Do you eat the rind on your cheese or cut it off?
Some people shun and avoid it at all costs but others love it, believing it's an integral and pleasurable part of any cheese-eating experience (unless it's the waxy coating of an edam or aged cheddar).
Rind protects the cheese and contributes to its flavour, smell and texture.
Scientists have now revealed the existence of a kind of microbial motorway, with bacteria and fungi working together to make your camembert more tasty.
He says the bacteria, yeast and moulds on the rind are using the cheese as food, and only indirectly, by breaking down the cheese, do they produce things we perceive as delicious.
Microbes on the rind release enzymes that break up the milk protein casein and decompose the milk. In that process, they make volatile compounds which can smell like anything from flowers to stinky feet.
Whether we actually want to eat depends on the rind, he says. White, fluffy rinds, such as on camembert, and washed rinds are considered good to eat. But a third type, natural rinds, are there as a protective layer rather than flavour.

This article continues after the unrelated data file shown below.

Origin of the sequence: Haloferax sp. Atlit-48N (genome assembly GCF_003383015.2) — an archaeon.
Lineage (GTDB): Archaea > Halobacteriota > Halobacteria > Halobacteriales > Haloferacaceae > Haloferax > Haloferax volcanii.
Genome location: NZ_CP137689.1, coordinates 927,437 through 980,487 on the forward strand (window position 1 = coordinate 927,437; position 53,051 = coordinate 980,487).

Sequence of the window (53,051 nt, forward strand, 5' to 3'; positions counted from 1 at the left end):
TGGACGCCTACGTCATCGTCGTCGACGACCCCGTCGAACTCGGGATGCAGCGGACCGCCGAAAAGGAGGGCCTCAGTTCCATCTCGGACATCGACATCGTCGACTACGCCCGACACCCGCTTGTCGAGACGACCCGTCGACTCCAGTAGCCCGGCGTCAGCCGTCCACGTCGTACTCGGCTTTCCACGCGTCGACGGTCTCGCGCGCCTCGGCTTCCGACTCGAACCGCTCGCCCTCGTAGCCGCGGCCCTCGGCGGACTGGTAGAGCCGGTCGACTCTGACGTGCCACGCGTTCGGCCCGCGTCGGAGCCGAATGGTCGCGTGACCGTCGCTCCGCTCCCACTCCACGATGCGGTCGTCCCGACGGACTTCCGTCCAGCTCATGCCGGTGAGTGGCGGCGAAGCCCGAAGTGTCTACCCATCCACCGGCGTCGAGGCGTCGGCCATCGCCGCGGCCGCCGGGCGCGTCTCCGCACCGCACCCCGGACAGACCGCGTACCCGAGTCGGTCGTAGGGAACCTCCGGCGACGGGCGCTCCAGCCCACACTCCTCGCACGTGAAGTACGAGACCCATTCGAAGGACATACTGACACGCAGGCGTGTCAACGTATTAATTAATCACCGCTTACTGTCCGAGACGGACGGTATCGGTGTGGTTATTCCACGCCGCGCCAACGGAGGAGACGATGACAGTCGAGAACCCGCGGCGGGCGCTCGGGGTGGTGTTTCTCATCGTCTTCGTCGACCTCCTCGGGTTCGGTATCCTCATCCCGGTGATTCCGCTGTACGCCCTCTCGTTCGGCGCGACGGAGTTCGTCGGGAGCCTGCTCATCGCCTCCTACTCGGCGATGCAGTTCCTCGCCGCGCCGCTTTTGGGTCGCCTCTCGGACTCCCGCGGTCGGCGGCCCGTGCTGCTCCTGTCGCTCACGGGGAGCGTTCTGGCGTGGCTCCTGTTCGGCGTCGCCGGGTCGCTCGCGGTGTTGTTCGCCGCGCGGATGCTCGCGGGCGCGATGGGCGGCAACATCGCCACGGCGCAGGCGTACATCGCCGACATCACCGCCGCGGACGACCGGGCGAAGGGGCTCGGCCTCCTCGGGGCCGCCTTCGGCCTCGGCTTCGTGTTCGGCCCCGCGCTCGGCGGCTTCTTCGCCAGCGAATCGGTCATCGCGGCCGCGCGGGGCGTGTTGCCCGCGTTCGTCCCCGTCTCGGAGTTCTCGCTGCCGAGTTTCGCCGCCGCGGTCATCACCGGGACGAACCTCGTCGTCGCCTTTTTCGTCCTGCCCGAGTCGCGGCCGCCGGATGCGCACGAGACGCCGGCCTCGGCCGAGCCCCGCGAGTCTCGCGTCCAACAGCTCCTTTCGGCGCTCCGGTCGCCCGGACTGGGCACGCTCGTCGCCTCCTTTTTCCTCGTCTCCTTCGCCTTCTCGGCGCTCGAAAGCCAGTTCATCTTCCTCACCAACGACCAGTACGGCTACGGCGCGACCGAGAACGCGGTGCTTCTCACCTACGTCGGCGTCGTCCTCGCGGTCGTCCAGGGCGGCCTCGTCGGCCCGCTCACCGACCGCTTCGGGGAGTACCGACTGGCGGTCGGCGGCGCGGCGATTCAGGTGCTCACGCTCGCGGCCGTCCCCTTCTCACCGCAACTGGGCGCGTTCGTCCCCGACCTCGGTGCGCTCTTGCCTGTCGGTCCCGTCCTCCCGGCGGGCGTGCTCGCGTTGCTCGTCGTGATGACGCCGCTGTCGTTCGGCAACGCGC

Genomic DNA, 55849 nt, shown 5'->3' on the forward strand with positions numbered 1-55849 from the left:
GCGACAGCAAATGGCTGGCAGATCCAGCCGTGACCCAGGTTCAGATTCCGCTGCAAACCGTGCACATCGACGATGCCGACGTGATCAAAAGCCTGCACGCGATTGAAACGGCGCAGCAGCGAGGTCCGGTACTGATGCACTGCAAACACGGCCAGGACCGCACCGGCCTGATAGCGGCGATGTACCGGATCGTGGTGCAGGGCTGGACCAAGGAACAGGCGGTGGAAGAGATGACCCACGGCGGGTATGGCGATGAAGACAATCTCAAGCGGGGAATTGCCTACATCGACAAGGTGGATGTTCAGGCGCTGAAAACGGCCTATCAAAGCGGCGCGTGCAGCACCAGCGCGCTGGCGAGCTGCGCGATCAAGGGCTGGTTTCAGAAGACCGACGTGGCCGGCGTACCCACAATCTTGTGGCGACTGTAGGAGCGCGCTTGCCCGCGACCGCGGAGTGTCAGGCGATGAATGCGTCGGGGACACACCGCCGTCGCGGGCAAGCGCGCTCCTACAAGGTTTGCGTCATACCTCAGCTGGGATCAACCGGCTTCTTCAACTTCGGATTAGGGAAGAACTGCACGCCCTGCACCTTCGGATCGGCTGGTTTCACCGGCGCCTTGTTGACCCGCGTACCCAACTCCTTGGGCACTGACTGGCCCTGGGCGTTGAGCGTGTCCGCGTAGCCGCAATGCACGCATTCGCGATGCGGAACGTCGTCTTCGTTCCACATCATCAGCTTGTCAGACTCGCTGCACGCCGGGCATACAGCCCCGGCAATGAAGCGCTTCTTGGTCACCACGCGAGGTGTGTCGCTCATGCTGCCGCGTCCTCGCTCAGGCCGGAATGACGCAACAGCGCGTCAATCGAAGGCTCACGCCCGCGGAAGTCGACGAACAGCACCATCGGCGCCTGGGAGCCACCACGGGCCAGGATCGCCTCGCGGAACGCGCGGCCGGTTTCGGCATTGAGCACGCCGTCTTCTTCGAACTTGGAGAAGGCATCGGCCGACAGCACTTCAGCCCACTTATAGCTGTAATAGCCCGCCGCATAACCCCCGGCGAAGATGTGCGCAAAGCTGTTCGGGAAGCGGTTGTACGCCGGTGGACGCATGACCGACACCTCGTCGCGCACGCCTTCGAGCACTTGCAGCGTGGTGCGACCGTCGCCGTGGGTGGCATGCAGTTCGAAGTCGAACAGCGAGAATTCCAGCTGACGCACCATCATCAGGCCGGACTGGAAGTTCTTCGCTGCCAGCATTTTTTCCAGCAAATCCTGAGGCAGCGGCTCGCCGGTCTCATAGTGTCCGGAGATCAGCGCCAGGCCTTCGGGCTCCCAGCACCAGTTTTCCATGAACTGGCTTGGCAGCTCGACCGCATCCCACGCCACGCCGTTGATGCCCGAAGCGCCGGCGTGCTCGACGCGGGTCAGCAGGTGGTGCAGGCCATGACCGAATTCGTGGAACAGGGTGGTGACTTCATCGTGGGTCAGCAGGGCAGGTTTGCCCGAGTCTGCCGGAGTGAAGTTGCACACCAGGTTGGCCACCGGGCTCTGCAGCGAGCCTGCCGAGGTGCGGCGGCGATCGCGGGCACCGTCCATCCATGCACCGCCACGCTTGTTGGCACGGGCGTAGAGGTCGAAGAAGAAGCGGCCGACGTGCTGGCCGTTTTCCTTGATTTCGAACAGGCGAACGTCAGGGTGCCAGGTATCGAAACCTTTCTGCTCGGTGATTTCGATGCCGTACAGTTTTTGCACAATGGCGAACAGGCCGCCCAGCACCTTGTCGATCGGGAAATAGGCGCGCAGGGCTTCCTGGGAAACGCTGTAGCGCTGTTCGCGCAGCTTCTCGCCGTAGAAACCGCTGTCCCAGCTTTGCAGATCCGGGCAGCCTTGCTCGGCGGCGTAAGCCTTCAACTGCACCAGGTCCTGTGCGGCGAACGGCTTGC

Wolfe says the finding on bacteria and fungi working together arose out of an art project, where they were coaxing bacteria, yeast and moulds to grow, and photographing them.
On Saint-Nectaire cheeses, long threads made of a fungus, mucor, with a layer of bacteria on top, had formed a type of highway network on the surface
“I had never seen anything like that before. It looked to us liked these bacteria and fungi were teaming up to allow the bacteria to spread across the cheese.”
“One of the goals of my lab is to discover design principles for fermented food, and what we’ve discovered here is a basic design principle for how to control the microbial communities on cheese.”